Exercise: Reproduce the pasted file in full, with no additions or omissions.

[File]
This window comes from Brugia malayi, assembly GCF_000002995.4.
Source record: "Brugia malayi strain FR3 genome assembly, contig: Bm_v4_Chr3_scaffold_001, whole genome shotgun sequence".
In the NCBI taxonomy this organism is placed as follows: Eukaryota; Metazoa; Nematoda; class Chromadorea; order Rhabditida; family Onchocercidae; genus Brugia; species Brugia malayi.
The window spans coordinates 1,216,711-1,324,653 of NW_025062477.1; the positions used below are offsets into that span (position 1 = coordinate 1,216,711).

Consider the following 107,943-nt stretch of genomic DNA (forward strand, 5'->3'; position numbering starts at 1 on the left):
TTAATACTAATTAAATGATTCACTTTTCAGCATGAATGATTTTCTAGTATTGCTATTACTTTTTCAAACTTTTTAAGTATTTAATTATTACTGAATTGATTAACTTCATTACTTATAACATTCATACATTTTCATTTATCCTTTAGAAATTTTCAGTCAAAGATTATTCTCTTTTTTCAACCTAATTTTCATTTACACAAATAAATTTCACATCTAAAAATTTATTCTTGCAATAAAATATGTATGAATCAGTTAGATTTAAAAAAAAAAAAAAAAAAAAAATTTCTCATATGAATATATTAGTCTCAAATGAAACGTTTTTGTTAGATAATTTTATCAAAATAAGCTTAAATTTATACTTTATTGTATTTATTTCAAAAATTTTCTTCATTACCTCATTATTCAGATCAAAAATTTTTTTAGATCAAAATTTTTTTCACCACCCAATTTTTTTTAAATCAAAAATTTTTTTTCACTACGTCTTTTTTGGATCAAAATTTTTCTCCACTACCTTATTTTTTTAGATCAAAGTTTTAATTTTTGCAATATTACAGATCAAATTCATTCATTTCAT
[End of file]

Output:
This window comes from Brugia malayi, assembly GCF_000002995.4.
Source record: "Brugia malayi strain FR3 genome assembly, contig: Bm_v4_Chr3_scaffold_001, whole genome shotgun sequence".
In the NCBI taxonomy this organism is placed as follows: Eukaryota; Metazoa; Nematoda; class Chromadorea; order Rhabditida; family Onchocercidae; genus Brugia; species Brugia malayi.
The window spans coordinates 1,216,711-1,324,653 of NW_025062477.1; the positions used below are offsets into that span (position 1 = coordinate 1,216,711).

Consider the following 107,943-nt stretch of genomic DNA (forward strand, 5'->3'; position numbering starts at 1 on the left):
TTAATACTAATTAAATGATTCACTTTTCAGCATGAATGATTTTCTAGTATTGCTATTACTTTTTCAAACTTTTTAAGTATTTAATTATTACTGAATTGATTAACTTCATTACTTATAACATTCATACATTTTCATTTATCCTTTAGAAATTTTCAGTCAAAGATTATTCTCTTTTTTCAACCTAATTTTCATTTACACAAATAAATTTCACATCTAAAAATTTATTCTTGCAATAAAATATGTATGAATCAGTTAGATTTAAAAAAAAAAAAAAAAAAAAAATTTCTCATATGAATATATTAGTCTCAAATGAAACGTTTTTGTTAGATAATTTTATCAAAATAAGCTTAAATTTATACTTTATTGTATTTATTTCAAAAATTTTCTTCATTACCTCATTATTCAGATCAAAAATTTTTTTAGATCAAAATTTTTTTCACCACCCAATTTTTTTTAAATCAAAAATTTTTTTTCACTACGTCTTTTTTGGATCAAAATTTTTCTCCACTACCTTATTTTTTTAGATCAAAGTTTTAATTTTTGCAATATTACAGATCAAATTCATTCATTTCAT